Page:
Sana: Yeah. That’s a great way of putting it. I think I have two taglines that I use a lot. One I want to make supply chains sexy again, and I really want to make spices fun again. And I don’t think they’ve ever been very fun and that’s largely because they were a product of colonialism. But my intention is to really help people understand how they can use spices in their day to day life and also to shine a light on the incredible journey that these spices have taken. Its amazing that the origin of turmeric was in India but then it traveled to Thailand, Philippines and the eventually to Venice. There are pasta dishes that have turmeric in them since the 1800s. So there is this amazing diasporic history to these spices. I mean, just the fact that Cardamom went from being an Indian spice to then being taken by the moguls, going to the Moors, then being used in Spain, and then the Scandinavians being obsessed with anything Moorish and Spanish. And so becoming obsessed with cardamom and now cardamom being the biggest spice imported into Scandinavia. Then some growers in Guatemala got cardamom and now Guatemala is actually becoming the second biggest cardamom growing region in the world. I guess I am just drawing a parallel to the fact that everything immigrates, everything moves and actually the thesis, and I am quoting Christine Kingsworth in saying that when food moves around, food gets better. And I think that that’s true.

Karthika: Absolutely. And you know, it goes even beyond colonialism, right? These spices have history thousands of years old. And with every iteration it just gets better than better. And you kind of got to appreciate it even more. Right?

Sana: Ecuador and Nicaragua would be growing wild Indian varieties of dominates.

Karthika: Now this question is a bit more personal, so I hope you don’t mind me asking. I would love to know how starting Diaspora has impacted your life from a cultural standpoint.

Sana: That’s a good question. I think on one hand it’s given me a very intimate look into India and forced me to think about big, deep systemic issues of India and how I’m going to interact with them. On one hand I’m a third generation Mumbaikar. My family has been deeply involved in the development of Mumbai as a city and India as a country. And I come from two generations of architects. But ultimately, I lived a very sheltered Mumbai existence, whereas traveling to small villages by myself and in a rental car all over India in some ways was a reality check. And in other ways it was a gift to connect me back culturally to my home country at a time when I was not feeling very connected. I came out as a queer right before starting Diaspora. It wasn’t a good time in my life and not something that was immediately accepted by my family and community. The business gave me a lens with which to reconnect with home. And a way to connect with home that was important to me. Life I guess is filled with strife, which is what the rest of my personal life felt like at the time. Obviously three years later, I’ve come a long way and my family and community is very onboard and life looks different now, but took three years of hard work and I think in a lot of ways Diaspora really saved me and gave me something to pour my heart and soul into and feel connected to. When you come out in a culture that doesn’t really accept LGBTQ values and existence in the mainstream, it is really easy to feel isolated and very rejected. And I think my work did the opposite for me. And I felt so supported, held and connected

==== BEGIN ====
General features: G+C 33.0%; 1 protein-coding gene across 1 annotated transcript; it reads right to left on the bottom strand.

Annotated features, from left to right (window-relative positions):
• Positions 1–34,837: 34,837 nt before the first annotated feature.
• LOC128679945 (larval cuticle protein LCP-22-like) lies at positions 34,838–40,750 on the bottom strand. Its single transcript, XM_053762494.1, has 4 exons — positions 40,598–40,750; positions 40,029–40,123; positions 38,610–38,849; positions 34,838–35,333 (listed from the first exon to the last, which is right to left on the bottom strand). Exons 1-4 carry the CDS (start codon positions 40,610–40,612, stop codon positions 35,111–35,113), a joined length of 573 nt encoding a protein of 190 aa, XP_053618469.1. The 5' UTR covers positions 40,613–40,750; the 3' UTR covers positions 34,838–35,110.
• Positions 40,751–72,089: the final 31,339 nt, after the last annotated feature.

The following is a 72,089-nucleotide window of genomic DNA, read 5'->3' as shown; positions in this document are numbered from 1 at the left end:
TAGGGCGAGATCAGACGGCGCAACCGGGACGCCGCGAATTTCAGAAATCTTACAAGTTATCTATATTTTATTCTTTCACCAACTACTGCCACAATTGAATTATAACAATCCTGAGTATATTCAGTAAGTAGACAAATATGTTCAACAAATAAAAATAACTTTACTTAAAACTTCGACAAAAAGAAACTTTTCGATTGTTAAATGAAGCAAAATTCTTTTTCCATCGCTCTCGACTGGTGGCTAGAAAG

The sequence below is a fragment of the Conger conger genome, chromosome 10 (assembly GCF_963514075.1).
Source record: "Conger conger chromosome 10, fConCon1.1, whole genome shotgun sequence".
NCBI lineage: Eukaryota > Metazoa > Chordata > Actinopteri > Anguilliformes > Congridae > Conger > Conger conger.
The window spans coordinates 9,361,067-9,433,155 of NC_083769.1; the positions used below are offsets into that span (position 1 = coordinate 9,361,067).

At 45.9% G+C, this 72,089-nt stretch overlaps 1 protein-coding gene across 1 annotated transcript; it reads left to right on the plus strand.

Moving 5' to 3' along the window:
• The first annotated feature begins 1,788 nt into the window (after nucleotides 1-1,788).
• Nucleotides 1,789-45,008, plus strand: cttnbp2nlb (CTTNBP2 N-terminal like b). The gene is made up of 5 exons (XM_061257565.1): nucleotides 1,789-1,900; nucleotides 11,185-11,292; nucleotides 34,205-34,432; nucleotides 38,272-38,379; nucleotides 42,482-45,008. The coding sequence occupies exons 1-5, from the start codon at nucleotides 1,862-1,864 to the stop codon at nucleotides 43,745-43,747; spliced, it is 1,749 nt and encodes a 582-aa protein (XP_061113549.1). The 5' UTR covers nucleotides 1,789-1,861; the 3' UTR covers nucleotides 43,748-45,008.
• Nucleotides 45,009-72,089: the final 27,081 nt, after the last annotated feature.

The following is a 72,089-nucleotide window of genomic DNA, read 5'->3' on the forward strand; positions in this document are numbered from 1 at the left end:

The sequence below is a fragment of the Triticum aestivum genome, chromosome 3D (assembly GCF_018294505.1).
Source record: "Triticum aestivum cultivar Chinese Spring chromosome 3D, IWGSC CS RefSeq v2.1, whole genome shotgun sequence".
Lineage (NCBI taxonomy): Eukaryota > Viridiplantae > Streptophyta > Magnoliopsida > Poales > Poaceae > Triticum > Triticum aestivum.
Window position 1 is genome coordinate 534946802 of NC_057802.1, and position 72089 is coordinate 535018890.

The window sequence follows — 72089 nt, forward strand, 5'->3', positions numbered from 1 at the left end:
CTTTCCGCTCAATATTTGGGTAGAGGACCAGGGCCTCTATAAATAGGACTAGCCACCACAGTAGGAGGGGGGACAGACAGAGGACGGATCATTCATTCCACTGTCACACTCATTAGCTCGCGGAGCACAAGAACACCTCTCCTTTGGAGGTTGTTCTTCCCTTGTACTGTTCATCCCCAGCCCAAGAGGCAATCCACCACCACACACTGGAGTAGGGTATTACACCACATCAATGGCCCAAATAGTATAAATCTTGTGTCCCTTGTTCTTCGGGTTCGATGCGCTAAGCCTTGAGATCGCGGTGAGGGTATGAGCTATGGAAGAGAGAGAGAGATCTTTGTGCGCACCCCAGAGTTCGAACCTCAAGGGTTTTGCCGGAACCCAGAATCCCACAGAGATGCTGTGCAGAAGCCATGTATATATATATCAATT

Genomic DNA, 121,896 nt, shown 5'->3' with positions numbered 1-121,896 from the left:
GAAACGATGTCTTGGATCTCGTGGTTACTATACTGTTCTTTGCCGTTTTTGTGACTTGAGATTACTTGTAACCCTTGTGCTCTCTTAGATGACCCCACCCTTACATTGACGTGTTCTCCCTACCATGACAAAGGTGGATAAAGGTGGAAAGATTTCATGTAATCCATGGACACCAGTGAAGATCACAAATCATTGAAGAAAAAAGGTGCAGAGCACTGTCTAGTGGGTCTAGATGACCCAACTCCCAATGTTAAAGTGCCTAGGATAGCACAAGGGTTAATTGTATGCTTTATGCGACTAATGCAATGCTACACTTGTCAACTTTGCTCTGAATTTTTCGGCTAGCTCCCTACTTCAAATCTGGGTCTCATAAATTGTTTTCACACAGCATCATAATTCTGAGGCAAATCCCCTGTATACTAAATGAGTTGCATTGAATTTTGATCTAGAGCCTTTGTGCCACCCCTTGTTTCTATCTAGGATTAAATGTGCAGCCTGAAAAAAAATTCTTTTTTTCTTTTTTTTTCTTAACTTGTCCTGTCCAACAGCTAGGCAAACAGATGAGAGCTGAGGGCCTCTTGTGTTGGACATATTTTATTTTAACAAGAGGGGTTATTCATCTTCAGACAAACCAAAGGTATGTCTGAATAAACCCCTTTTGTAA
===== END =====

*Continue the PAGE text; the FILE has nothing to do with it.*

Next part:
Karthika: That’s a beautiful way of putting it. Thank you. I want to go back to something you said earlier in the interview. You said sometimes being away from all that you know, all that you loved and all that you are kind of used to brings back a feeling of being more in love with that thing. And I completely understand, going back home with a very different lens of trying to see the world, see that part of your life, that part of your world with a different view point brings a lot of nostalgia and preciousness together. And you’ve also kind of gone beyond Mumbai too. You talk about this on your social media as well and you share pictures of being on the farm and interacting with the actual farmers. So I’m curious, how has that been for you coming from a Mumbai city girls sort of a perspective?

Sana: Yeah, good question. I think the families that I work with think that I’m completely mad over the phone. They initially thought maybe I am some dignified old lady asking them about spices or something and perhaps buy a few bags of stuff. And then this young 20 something shows up with her iPhone and have very strange ideas and they kind of just like, what? But for the most that what they don’t realize is that I love farms and I’ve worked on farms for all of my formative years, from 16 to 21 when I was on farms between Italy and the U S and so I feel very connected to these spaces which, which shocks them as well, that I’m comfortable in the dirt, that I understand that the issue is what they’re struggling with. And in many ways I feel envious of their lives. They think I am hot shot city girl who’s gone to America but I actually really love going back to visit them and spending time with them and understanding more about their lives. Its been a really lovely addition to my life that I get to be a bit of a farm girl as well as a city girl through this business. Recently my partner came with me to India for the first time and we visited a new pepper farm together. And it was really beautiful to see her interacting with the farmers we now work with. It almost felt like a family visit.

Karthika: So now four years later, do you feel like you have done what you set out to do and achieved what you wanted in the first place

Sana: My mom said this to me a few years ago in a very bad phase that I was going through, which is really every year. We both love our work. We’re both perfectionists. Um, she was a tough mom. She is a tough mom, but she’s also, you know, my true feminist hero and my idea of success. She said to me that when it does all come together and when you do a achieve success, you look back and think how small I was dreaming, and you realize that it was bigger and better. It can be and it will be bigger and better than you had ever imagined. And I kind of brushed it off as like, mom, you don’t know how ambitious I am. Like I’m not going to be bigger or better than I imagined, but it really has been that I did not imagine what this would become. Doors it has opened up and what is now possible because of what we’ve been through. So yes it’s bigger and better than I imagined and it’s going to keep going.

Karthika: Oh, for sure. And I just want to say moms always know best. Sana you should know by now. I’m a mom, so I can say that. Well thank you so very much for coming on the podcast. It’s been an absolute delight

Sana: Thank you for your time and I wish you all the best.